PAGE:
Did you know that without a certain wise Polynesian, our history could be quite different today?
Tupaia was on the Endeavour , the ship commanded by Captain James Cook, and without him Cook may have never found New Zealand. So how did this extraordinary high priest, navigator, mapmaker and translator come to be aboard?
Cook set sail for the Pacific in 1769, stopping at the French Polynesian islands of Tahiti, part of the Society Islands. There he met Tupaia who was from an ari‘i (high chiefly) family, with estates, titles and a knowledge of the ancient sciences of Polynesia. Tupaia was many things; a linguist, an artist, and most importantly to Cook; an astrologist, expert navigator, mapmaker and master of Pacific geography. Tupaia’s knowledge was invaluable to Cook as he knew nothing about this region, so he asked Tupaia to join his crew. (Imagine how unfamiliar everything on board would have been for Tupaia!). Tupaia navigated using only the stars, the elements and his wisdom. Cook relied heavily on this expertise, as seen in numerous entries throughout Cook’s journals:
“26th July 1769: A mile off the shore lies two small Islands. Tupaia says there is a chain into a very good harbour…”
“27th July 1769: We discovered a small low Island. Tupaia knows it. He says it produceth nothing but a few coconuts…” (1)
As the Endeavour sailed further south, Tupaia found himself in unfamiliar waters, and he worked with Cook on a chart of the islands around Tahiti. Using his wayfinding knowledge he referred to some 130 islands, and located 70 on this chart. Aotearoa New Zealand was not included, nor was it in the island lists that Tupaia dictated. The map is believed to have been completed at Queen Charlotte Sound on the South Island.(2)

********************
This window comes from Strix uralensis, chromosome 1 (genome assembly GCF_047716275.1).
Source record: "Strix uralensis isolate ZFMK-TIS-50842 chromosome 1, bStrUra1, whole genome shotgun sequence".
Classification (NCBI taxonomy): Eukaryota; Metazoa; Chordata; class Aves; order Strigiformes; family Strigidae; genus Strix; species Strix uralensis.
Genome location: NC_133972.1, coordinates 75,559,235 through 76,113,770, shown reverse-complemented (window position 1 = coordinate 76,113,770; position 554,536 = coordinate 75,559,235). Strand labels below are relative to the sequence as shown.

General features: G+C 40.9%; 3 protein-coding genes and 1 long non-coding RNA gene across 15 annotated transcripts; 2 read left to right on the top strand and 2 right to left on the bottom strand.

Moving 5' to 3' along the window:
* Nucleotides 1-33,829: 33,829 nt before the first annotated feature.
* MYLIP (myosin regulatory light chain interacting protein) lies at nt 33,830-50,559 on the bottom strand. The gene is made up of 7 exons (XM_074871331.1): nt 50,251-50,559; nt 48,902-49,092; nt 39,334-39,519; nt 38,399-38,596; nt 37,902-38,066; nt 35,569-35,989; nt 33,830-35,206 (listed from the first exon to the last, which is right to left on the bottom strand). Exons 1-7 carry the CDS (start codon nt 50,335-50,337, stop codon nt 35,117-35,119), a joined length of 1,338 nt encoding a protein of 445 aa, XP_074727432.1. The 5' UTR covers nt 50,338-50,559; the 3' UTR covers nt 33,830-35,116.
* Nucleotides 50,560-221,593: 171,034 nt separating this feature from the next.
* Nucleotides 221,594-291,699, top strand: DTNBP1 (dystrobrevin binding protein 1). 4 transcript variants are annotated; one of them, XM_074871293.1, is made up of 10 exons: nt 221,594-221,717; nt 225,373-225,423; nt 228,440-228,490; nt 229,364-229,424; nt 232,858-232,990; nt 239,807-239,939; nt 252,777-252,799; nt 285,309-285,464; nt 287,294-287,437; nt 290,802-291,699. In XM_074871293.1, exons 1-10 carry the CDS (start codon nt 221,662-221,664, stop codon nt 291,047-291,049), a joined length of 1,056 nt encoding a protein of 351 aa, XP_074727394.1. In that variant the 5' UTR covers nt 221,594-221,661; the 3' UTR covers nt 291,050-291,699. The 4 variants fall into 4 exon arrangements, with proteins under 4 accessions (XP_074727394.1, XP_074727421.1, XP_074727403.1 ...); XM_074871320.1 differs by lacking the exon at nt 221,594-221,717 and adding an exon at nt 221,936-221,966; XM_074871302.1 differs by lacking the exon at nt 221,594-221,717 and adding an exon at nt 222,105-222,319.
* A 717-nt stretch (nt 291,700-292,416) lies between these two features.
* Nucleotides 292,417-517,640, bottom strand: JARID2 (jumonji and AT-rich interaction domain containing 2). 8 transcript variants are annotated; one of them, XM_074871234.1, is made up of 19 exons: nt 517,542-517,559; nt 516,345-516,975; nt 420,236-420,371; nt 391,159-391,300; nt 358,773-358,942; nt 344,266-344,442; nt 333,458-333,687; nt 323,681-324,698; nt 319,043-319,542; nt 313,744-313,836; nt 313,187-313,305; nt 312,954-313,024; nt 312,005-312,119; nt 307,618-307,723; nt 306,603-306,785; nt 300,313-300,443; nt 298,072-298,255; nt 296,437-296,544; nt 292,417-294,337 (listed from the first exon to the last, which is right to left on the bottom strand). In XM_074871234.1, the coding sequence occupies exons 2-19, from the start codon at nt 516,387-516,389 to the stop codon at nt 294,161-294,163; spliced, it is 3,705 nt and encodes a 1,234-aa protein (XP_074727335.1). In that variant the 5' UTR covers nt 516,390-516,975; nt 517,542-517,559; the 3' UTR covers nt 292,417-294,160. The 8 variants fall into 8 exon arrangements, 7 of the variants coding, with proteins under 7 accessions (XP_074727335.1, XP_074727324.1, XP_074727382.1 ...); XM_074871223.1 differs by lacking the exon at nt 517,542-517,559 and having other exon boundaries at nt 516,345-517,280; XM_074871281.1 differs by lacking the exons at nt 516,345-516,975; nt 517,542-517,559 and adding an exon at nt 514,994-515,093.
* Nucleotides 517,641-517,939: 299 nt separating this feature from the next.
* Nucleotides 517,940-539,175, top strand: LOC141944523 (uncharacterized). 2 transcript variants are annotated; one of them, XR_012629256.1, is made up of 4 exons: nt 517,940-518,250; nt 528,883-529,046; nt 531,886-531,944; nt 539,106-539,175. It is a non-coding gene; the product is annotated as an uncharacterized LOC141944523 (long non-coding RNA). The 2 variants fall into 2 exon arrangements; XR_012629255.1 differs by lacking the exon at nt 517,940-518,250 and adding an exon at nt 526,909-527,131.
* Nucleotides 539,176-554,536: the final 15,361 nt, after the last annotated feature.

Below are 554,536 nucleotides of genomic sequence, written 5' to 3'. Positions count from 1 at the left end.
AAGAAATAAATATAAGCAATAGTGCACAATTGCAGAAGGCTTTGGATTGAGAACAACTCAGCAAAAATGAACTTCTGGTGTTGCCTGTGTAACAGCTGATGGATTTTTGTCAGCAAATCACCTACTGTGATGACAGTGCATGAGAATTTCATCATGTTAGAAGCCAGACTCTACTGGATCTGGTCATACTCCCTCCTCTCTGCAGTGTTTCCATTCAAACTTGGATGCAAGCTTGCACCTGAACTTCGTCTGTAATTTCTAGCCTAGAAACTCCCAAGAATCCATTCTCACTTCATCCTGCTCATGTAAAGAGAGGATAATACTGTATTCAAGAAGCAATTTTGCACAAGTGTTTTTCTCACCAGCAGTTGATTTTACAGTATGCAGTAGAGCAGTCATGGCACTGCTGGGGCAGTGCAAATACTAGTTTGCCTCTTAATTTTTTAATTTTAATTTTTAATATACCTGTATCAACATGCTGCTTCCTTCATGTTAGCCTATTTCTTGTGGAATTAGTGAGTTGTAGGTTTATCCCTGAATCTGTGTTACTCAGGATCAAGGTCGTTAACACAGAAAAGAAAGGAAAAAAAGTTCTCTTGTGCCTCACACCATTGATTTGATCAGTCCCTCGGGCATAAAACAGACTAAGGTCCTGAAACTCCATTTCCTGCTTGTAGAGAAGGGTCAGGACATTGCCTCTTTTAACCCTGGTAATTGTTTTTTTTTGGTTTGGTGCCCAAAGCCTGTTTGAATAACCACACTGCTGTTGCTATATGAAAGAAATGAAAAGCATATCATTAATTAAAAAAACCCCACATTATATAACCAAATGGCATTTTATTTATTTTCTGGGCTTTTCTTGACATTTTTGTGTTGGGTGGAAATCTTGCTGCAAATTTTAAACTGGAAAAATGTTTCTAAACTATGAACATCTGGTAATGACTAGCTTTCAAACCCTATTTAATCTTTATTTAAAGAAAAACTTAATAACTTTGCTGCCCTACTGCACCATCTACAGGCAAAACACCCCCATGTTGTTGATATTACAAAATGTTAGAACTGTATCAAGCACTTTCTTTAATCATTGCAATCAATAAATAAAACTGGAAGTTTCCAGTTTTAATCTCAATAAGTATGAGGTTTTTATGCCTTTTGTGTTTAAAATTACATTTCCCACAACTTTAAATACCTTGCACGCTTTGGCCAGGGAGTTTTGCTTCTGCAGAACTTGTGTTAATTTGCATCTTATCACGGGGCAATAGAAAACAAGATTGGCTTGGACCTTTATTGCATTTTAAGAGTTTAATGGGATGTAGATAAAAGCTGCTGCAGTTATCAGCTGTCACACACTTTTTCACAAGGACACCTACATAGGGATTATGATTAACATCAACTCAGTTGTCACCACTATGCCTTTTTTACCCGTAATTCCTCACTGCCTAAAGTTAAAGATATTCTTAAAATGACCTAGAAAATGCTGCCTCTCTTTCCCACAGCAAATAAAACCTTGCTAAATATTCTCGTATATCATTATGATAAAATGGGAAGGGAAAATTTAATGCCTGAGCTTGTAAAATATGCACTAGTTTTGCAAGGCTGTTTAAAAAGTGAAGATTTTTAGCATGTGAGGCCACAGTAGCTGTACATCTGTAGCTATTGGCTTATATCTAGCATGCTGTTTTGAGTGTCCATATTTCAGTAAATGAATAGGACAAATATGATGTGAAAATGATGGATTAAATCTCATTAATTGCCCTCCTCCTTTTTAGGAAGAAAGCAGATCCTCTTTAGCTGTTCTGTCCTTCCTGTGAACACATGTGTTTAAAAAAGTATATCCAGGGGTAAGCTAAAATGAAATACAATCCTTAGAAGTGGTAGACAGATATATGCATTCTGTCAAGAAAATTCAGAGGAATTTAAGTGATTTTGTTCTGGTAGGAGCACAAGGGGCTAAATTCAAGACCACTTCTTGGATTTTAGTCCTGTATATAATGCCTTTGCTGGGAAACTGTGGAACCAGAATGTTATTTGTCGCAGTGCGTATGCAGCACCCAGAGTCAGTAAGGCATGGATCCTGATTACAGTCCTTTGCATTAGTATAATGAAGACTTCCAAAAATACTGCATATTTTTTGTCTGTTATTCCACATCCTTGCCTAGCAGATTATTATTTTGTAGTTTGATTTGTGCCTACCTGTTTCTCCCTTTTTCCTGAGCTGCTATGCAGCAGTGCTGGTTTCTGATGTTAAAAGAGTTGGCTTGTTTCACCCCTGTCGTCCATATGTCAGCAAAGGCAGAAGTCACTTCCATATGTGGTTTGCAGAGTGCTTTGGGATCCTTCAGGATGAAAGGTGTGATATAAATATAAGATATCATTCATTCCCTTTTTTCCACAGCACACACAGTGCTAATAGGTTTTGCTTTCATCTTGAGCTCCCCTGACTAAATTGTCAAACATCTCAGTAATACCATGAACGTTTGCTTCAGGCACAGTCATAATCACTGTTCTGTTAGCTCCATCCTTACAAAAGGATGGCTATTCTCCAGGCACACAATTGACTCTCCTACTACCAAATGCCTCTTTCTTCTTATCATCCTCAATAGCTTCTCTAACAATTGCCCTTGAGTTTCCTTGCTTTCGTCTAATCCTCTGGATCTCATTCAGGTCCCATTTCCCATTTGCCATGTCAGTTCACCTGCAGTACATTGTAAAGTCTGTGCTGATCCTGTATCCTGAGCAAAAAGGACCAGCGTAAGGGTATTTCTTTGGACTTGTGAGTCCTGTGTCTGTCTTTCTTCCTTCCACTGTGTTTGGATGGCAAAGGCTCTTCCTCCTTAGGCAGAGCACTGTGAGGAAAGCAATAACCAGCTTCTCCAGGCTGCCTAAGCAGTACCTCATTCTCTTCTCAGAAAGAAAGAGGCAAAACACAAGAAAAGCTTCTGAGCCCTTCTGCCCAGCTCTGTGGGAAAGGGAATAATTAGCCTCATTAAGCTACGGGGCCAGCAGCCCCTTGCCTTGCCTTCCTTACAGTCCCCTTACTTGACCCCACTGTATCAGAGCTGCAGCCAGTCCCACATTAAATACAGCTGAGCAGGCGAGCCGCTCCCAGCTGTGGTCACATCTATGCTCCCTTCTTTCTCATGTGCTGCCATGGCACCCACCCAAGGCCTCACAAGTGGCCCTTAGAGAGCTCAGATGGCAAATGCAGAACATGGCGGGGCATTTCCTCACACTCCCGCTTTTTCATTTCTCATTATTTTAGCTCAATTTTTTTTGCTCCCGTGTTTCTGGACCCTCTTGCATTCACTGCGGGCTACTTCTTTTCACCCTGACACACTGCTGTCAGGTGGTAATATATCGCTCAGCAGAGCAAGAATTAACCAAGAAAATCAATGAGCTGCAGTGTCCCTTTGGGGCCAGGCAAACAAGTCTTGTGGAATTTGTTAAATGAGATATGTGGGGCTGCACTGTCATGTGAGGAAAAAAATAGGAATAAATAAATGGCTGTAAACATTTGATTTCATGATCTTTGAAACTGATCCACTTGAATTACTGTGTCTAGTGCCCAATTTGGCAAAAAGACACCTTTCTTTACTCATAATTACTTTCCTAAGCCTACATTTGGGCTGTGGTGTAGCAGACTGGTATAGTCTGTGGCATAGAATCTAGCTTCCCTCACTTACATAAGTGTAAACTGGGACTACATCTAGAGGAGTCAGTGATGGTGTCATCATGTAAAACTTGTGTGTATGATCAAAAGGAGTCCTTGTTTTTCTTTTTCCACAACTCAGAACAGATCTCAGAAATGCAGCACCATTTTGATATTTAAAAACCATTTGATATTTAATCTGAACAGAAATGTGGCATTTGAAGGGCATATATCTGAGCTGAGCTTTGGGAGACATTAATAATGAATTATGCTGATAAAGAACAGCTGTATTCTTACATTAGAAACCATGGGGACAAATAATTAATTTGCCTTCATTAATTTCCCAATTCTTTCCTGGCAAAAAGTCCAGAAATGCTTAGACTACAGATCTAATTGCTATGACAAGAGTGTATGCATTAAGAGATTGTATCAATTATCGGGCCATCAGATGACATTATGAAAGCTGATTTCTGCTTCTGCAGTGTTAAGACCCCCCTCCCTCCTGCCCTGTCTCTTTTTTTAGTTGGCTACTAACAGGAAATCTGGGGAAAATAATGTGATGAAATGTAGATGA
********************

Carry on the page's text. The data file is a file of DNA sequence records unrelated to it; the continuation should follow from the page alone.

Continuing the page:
Tupaia wasn’t with Cook’s party on their first landing at Tūranga-nui (Gisborne), which left a Māori chief, Te Maro, dead on the beach. The next day there was a second landing, where it was realised that Tupaia could understand and communicate the local language. Tupaia became Cook’s chief translator with Māori and helped with negotiating peaceful settlements and organising trade. During their circumnavigation of Aotearoa New Zealand, Cook and his companions learned a great deal from Tupaia’s skills, experience and diplomacy.
From New Zealand, the Endeavour continued on to map the east coast of Australia and then onto what is now Jakarta, Indonesia on their way back to England. Cook recorded Tupaia’s death as 11th November 1770 in Indonesia and it is thought he succumbed to malaria or dysentery. On his deathbed, he is said to have cried out to see his birthplace, Ra’iātea.
Many believe that Tupaia was in fact the most important man aboard the Endeavour. So why is Tupaia so often absent from our history books? The British did not acknowledge Tupaia’s contributions but for many Māori, Tupaia was revered and on Cook’s return in 1773 they referred to the Endeavour as ‘Tupaia’s Ship’. To this day many Māori speak highly of Tupaia in remembrance, however, throughout New Zealand we only see monuments to Cook and nothing to celebrate Tupaia. So the next time you see the Endeavour on our 50c coin, remember the wise Polynesian navigator, Tupaia.